What’s The Scenario?

A local Head of Security and I were discussing a variety of topics the other day and the subject of training came up. And while many security teams in other fields – Executive Protection being one – practice scenarios on a regular basis (or at least they should), I have rarely seen a Nightclub Security Staff working any type of training drills. Some of my readers might argue that scenario training is unnecessary in a nightclub environment. “You see the same situations all the time, why train them?”

Easy answer: Proper Prior Planning Prevents P*ss Poor Performance

Any field of work that requires an immediate or urgent response should do some type of scenario training. Scenarios will show where there are gaps in response time, failures of action, failures of inaction, overreaction, and any other issues. Many people, when placed under some type of pressure, will freeze up. The pressure could be something as basic as your boss asking you an unexpected question or as terrifying as having to respond to a choking child. In an fluid environment, filled with intoxicated individuals, having the correct response can mean the difference between life, death, a lawsuit…or vomit on your shoes. Training can help to minimize dangers and shorten the response times to a variety of incidents.

A basic game of question and answer is a great start when building Scenario Training. Think up 3-5 scenarios that your crew might run into on a given night. During the night or at the pre/post shift meeting, throw out a scenario and ask what your Staff would do. You can ask them individually or have them brainstorm as a group. Then, break down and evaluate the answers. Point out conflicts with policy or procedure and ask for other options or solutions to the scenario. And always remember to give them what your response would be. You might be surprised to find that your crew has come up with responses you had not considered.

Another possibility would be to actually put your crew through some physical Scenarios. Place them in their respective positions, grab some extra Bar Staff, and act out the Scenarios you have imagined. The mere fact that your crew is being tested will usually bring up their heart rates and adrenaline level – even if they know it is only a Scenario. Run the Scenario multiple times with different people in each position. Observe their reactions, take notes, and review what just happened. Discuss aspects of Situational Awareness that they could use to their advantage.

Scenario evaluation should be an opportunity for you to positively reinforce your crew’s actions. If you find yourself constantly berating your Staffers, it might be a case of your original training not being up to par. Evaluate yourself and your skill set as well. Put yourself in the mix once in a while. Don’t ever think that because you are the one presenting the problems, your skill set is miles above that of your trainees. Again, you might be surprised what you discover about yourself..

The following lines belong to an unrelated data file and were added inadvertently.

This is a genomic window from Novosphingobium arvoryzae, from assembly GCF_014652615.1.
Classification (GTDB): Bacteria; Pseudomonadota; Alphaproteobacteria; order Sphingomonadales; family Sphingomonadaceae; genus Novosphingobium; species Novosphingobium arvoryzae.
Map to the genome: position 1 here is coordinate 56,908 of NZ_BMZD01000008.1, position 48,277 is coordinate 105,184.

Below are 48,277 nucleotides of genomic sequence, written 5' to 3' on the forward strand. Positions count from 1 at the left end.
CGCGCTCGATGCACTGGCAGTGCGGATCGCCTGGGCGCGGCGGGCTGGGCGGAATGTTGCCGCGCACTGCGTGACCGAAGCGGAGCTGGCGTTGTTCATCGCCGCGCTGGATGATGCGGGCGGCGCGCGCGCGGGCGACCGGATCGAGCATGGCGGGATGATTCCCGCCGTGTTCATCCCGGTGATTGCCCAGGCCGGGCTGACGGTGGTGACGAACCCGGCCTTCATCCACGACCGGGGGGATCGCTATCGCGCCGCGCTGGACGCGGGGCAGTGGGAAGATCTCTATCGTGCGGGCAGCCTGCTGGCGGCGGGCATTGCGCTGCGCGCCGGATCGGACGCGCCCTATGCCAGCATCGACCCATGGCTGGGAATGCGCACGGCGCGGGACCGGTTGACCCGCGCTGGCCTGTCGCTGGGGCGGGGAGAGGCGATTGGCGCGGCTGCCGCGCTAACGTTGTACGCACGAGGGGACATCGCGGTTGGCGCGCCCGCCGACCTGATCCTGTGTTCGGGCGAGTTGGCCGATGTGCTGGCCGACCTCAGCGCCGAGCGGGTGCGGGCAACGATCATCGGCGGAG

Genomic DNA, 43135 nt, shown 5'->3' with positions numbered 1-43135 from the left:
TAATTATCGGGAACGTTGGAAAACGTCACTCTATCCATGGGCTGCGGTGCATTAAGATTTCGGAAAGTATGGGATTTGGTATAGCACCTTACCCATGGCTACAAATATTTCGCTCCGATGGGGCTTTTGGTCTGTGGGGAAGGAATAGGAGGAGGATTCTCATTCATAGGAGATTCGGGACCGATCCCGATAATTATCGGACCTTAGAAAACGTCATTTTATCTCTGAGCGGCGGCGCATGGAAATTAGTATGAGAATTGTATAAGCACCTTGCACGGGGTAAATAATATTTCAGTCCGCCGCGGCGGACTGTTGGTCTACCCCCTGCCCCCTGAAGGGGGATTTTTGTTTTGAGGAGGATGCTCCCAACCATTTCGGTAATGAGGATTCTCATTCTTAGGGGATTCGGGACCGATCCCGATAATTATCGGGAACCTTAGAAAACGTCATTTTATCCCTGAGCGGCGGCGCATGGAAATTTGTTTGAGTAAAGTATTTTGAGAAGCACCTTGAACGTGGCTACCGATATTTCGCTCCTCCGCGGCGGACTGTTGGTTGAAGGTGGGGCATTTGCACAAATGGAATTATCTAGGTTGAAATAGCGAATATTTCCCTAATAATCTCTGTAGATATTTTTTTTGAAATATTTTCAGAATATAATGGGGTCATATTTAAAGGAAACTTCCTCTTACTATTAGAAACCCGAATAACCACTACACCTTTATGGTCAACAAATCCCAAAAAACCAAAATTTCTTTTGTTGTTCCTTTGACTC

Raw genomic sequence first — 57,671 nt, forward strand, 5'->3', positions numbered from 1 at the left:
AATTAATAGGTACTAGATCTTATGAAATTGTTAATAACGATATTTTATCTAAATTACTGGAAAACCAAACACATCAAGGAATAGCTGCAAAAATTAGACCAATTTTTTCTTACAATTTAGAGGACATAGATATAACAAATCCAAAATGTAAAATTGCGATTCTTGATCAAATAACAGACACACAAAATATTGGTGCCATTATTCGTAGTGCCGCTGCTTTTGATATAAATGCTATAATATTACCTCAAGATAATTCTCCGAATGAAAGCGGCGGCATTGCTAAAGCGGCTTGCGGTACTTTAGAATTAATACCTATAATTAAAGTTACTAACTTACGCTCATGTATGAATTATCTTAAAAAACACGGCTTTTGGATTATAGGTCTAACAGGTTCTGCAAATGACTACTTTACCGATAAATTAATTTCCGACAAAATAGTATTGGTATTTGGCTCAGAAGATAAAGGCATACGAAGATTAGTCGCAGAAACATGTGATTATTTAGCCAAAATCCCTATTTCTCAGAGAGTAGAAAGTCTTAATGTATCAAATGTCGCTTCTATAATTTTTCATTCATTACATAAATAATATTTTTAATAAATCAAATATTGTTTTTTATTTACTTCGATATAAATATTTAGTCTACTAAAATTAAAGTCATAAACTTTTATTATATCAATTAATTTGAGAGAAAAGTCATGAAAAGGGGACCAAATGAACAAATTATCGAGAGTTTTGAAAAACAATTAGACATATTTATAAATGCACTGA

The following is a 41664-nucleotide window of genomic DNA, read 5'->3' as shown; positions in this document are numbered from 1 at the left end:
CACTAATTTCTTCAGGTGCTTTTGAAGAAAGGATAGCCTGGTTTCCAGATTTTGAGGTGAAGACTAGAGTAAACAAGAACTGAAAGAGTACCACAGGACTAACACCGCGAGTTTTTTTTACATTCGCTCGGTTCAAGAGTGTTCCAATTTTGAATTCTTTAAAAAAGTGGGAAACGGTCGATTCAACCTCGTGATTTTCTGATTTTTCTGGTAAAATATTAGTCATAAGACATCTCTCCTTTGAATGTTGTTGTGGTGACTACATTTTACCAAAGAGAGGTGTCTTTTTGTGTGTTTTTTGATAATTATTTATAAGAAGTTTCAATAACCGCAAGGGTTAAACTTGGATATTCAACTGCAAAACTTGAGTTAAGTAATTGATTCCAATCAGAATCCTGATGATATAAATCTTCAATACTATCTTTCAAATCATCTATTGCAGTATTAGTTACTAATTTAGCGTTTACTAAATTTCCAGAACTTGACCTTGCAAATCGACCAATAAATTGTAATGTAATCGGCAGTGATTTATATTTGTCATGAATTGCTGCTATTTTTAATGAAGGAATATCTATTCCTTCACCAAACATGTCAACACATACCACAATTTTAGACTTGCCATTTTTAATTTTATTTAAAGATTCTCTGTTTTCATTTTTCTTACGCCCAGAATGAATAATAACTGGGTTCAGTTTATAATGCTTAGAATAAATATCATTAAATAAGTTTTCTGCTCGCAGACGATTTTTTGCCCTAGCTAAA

The one type of training that I would avoid with Security Staffers is physical ejections. While it is necessary to discuss how to physically remove someone from an establishment, showing things like wrist locks, arm bars, and chokes WILL open you up to liability. The Use of Force continuum is one that should be discussed and re-enforced regularly, but there are plenty of ways to move a person besides being hands-on. Aside from the risk of liability, the mindset of some Security Staffers will prevent them from working an ejection Scenario safely. They will be more likely to act out against their other Staffers, “Oh yeah, well you’ll never take me down! Try it!”, and this can lead to sparring and other ridiculous behavior. These are training sessions, not tough guy sessions, and anyone that can’t work in an environment of learning is probably not someone you want working for you to begin with. Scenarios are used to train your brain, not your brawn.

Until next time…

Nightclub Security Positions (Part 5) – Head of Security

The Big Cheese. El Jefe

The Top Banana. Big Boss Man.

Numero Uno. The Chief.

You can call the person at the top what you will, but the responsibility list is long and detailed regardless of title. Most people think of the Head of Security (HOS) in a nightclub or bar as being the biggest, baddest, most dangerous individual in the crew. The person who can step in to pick up the pieces when things have completely fallen apart.

And in some regards this is true. The Head of Security does need to know the most and be able to handle just about any situation. Both more often than not, especially in today’s overly litigious society, being the biggest and the toughest can be a liability if you can’t first start with diplomacy and conversation. Let’s take a look at the responsibilities and chief concerns of the Head of Security.